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Discussion and Conclusion

Our results indicate that the etiology of skin symptoms among study participants does not appear to be either a type I or type IV immunologic reaction to TDI. To the extent that they are related to a workplace exposure, they could represent an irritant reaction to TDI, or a reaction to another unidentified irritant or allergen associated with the foam-manufacturing process. Workers with and without dermal symptoms had similar proportions of elevated total IgE and positive antibody responses to the CAP® environmental allergen mixes, which may indicate positive atopic status. In contrast, other studies have demonstrated that individuals with dry or hyperirritable skin, particularly atopics, are prone to develop irritant contact dermatitis. 22

Workers meeting the case definition for asthma and those with work-related mucous membrane symptoms were more likely to report dermal symptoms than those without these conditions. These results are consistent with the known health effects of diisocyanates, and may indicate that individuals exposed to diisocyanates who develop diisocyanate-induced symptoms in one organ system (such as the lungs or mucous membranes) are likely to develop symptoms in other organ systems (such as the skin). The lack of TDI-specific IgG and IgE in this worker cohort, however, seems at odds with these findings. Perhaps the relatively low environmental levels of TDI found at this plant were sufficient to cause health symptoms among plant employees, but were not of a level sufficient to induce a vigorous IgG- or IgE-mediated immunologic response to TDI. Additionally, because the participation rate in this study was low, the medical findings that were obtained for those employees who participated in the study may not be representative of the true disease prevalence among this plant population as a whole.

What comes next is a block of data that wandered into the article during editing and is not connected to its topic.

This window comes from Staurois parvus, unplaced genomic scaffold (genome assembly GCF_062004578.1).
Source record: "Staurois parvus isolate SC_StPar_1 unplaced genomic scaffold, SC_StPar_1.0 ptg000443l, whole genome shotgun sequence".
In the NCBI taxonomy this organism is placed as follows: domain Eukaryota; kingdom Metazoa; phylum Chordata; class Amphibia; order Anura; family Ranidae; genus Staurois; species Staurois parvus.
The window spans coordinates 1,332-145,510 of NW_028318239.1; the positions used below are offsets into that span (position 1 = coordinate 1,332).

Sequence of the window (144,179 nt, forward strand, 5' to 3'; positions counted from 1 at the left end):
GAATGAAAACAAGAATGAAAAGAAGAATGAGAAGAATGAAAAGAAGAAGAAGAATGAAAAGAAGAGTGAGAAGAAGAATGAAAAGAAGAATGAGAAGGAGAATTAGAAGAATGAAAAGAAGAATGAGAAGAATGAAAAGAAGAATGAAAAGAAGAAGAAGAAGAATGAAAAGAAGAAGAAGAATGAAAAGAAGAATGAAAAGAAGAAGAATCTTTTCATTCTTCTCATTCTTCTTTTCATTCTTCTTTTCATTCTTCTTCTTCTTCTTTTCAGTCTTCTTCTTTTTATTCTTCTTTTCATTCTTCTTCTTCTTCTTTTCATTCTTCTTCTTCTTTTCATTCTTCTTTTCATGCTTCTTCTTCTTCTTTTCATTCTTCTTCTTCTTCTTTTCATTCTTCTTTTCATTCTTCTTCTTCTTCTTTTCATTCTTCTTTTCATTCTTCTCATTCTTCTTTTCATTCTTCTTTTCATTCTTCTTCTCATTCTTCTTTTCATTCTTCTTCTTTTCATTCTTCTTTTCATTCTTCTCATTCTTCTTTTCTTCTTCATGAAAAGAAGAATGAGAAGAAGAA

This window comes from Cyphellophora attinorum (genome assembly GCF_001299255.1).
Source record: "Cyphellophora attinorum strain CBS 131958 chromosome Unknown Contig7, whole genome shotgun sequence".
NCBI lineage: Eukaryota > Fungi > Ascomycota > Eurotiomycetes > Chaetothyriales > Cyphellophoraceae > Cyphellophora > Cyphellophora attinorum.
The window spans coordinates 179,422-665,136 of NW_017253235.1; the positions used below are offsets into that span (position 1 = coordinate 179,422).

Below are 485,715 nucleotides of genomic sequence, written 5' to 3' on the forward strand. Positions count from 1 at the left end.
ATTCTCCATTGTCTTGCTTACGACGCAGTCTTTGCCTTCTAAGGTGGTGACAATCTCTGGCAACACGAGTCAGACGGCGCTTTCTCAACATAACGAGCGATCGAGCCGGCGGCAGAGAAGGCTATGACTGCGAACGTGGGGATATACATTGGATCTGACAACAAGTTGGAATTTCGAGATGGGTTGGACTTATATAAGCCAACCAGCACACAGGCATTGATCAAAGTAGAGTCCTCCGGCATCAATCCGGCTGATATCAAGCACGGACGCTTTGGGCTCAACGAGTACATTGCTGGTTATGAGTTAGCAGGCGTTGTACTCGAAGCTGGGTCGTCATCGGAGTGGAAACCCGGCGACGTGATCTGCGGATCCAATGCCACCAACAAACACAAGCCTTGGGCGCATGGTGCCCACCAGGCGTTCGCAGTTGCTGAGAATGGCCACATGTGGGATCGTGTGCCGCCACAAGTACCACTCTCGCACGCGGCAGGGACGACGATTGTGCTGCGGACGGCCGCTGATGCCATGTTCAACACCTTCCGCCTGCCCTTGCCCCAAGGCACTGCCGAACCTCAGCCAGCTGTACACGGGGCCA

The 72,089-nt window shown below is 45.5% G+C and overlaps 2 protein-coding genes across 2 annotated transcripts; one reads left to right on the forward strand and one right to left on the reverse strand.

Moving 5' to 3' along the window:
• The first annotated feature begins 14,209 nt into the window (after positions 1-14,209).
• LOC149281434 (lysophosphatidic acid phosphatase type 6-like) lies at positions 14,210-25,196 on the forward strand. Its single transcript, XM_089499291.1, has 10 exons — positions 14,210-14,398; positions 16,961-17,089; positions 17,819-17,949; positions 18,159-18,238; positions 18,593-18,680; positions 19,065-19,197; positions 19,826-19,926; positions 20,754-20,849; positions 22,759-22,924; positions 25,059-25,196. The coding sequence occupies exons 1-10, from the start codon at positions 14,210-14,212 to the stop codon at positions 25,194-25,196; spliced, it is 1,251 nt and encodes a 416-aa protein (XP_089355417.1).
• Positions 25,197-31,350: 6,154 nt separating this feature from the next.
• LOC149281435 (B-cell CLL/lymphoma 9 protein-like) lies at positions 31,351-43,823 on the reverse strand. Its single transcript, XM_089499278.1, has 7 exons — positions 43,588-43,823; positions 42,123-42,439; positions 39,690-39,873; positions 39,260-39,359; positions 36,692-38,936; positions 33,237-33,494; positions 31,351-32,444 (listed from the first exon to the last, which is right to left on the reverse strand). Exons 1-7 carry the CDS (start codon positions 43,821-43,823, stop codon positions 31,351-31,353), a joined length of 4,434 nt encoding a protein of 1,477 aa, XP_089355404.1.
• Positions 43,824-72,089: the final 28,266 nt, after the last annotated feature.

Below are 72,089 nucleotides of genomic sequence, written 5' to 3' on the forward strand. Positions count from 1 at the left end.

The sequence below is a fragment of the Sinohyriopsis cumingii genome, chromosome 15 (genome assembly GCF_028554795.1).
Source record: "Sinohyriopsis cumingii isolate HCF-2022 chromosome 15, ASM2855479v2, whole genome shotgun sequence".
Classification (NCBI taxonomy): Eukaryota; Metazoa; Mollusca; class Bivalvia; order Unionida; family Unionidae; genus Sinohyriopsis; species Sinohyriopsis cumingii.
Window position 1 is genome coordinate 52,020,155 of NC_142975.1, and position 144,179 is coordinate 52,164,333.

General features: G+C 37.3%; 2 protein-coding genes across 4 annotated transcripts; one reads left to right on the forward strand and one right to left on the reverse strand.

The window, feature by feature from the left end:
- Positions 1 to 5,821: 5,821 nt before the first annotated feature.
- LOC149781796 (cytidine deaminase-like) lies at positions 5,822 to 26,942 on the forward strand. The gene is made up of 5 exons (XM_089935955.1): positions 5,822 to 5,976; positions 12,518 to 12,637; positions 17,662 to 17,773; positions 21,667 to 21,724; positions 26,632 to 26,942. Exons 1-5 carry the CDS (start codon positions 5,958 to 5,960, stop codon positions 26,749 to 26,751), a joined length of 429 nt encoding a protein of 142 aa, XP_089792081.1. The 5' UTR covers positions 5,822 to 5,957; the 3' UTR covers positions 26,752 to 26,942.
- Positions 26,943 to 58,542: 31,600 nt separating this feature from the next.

Production line work was found to be significantly associated with the reporting of dermal symptoms (P = 0.02). Thus, skin problems may be related to production line activities which involve direct cutaneous contact with polyurethane foam or chemicals used in the foam-making or foam-repairing process (eg, solvent-based polyethylene wax coatings and various adhesive compounds). The Material Safety Data Sheets (MSDSs) for the waxes and adhesives used at the plant indicate there are components that are capable of causing skin irritation and dermatitis with prolonged or repeated contact. Dermal irritation can also be caused by amine accelerators or catalysts utilized in polyurethane synthesis, such as triethylenediamine, triethylamine, and diethanolamine. 2,6,23,24 Exposure of unreacted isocyanate monomer inside the polyurethane foam after curing may occur and contribute to an irritant response when the foam is manually handled. 2,23,25 During machining and cutting, polyurethane foam produces a dust containing isocyanates; when this dust is heated above 250°C, polyurethane polymers decompose into isocyanates and nitrogen oxides, which may cause dermatitis. 2 Although cutting of cured foam components was an inherent part of the foam repair process at the plant, heating of the resulting foam dust did not occur.